Christian doctrine does not exclude sensual enjoyment from the realm of the morally good (as against [as distinct from being the realm of] the merely “permissible”). But that this [sensual] enjoyment should be made possible only by the virtue of temperance and [disciplined] moderation—that, indeed, is a surprising thought. Yet this is what we read in the Summa theologica [of Thomas Aquinas], in the first question [quaestio] of his tractate on temperance—even if more between and behind the lines than in what is said directly….

Man, by contrast [to a lion, for example], is able to enjoy what is seen or heard for the sensual “appropriateness” alone which appeals to the eye and the ear….For intemperance (like temperance) is something exclusively human….Keeping this distinction in mind the [this] sentence becomes meaningful: unchaste lust has the tendency to relate the whole complex of the sensual world, and particularly of sensual beauty, to sexual pleasure exclusively. Therefore only a chaste sensuality can realize the specifically human faculty of perceiving sensual beauty, such as that of the human body, as beauty, and to enjoy it for its own sake,…undeterred and unsullied by the self-centered will to pleasure. (80-81—my emphasis added)

Thus, Josef Pieper would especially want to convince us now that: “Temperance is liberating and purifying. This above all: temperance effects purification.” (82—my emphasis added) And we recall, as well, his earlier words that “only the pure of heart can laugh freely and liberatingly” and “only those who look at the world [or another sudden person] with pure eyes can experience its [or her or his] beauty.” (81—my emphasis added)

Moreover, says Pieper:

If one approaches the difficult concept of purity…and begins to understand purity as the fruit of purification, the confusing and discordant sounds, which…move it dangerously close to Manichaeism, are silenced. From this [fresh] approach the full and unrestricted concept [and reality!] of purity…comes into view.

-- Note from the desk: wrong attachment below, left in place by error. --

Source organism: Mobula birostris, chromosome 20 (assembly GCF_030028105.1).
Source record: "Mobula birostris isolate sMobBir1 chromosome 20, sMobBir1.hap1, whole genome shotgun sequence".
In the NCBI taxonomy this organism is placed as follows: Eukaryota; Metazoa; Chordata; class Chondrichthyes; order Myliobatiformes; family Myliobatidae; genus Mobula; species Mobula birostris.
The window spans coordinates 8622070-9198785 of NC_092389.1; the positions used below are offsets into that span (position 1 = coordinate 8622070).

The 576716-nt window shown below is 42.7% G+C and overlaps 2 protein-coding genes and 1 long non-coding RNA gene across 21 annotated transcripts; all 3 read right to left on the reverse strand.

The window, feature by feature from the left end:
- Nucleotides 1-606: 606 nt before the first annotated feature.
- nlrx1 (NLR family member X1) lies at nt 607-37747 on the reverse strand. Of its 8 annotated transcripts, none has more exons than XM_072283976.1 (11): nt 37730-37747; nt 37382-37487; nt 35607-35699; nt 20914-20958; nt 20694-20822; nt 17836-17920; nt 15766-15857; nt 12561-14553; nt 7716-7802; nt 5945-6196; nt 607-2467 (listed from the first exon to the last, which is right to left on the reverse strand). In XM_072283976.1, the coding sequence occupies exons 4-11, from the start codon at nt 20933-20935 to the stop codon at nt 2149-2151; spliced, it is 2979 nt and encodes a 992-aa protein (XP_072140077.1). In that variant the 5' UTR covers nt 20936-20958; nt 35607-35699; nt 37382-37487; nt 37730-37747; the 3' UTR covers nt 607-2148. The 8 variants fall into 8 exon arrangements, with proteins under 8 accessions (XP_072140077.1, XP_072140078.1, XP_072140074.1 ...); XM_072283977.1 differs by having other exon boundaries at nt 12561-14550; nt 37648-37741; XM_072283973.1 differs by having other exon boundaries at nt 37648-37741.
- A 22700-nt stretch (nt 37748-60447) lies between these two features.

This is the purity meant by John Cassian [circa 360-435 A.D.]. when he calls purity of heart the immanent purpose of temperance: “It is served by solitude, fasting, night watches, and penitence.” It is this wider concept of purity which is referred to in Saint Augustine’s statement that the virtue of temperance and moderation aims at preserving man uninjured and undefiled for God. (82—my emphasis added)

Dr. Pieper then asks us a question and answers it at once unexpectedly:

But what does this unrestricted concept of purity stand for? It stands for that crystal-clear, morning-fresh freedom from self-consciousness, for that selfless acceptance of the world which man experiences when the shock of a profound sorrow [like the death of one’s child] carries one to the brink of existence or when he is touched by the shadow of death. It is said in the Scriptures: “Grave illness sobers the soul” (Ecclesiasticus 31:2); this sobriety belongs to the essence of purity. (82—my emphasis added)

Further to clarify his nourishing, though complex, concept of purity, our author adds new insights from the related Greek tragic notion of “Catharsis” and an aspect of the infused “Gift of Fear”:

That most disputed statement of Aristotle: tragedy causes purification, catharsis, points in the same direction. Even the Holy Spirit’s gift of fear, which Saint Thomas assigns to temperantia, purifies the soul by causing it to experience, through grace, the innermost peril of man [i.e., the loss, finally, of Eternal Life, “Vita Aeterna”]. Its [that divine gift’s] fruit is that purity by dint [by means] of which the selfish and furtive search for spurious fulfillment is abandoned. Purity is the perfect unfolding of the whole nature from which alone could have come the words: “Behold the handmaid of the Lord.” (Luke 1:38) (82-83—my emphasis added)

After this preparation concerning the concept and reality of purity, our modest, though dedicated and resolute, guide will consider more fully the fourth cardinal virtue of temperantia and its inherently moderating discipline:

To the virtue of temperance as the preserving and defending realization of man’s inner order, the [additional] gift of beauty is particularly co-ordinated. Not only is temperance beautiful in itself, it also renders men beautiful. Beauty, however, must here be understood in its original meaning: as the glow of the truth and the good irradiating from every ordered state of being, and not in the patent significance of immediate sensual appeal. The beauty of temperance has a more spiritual, more austere, more virile aspect [and discipline]. It is of the essence of this beauty that it does not conflict with true virility, but rather has an affinity to it. Temperance as the wellspring and premise of fortitude [the third cardinal virtue], is the virtue of mature manliness.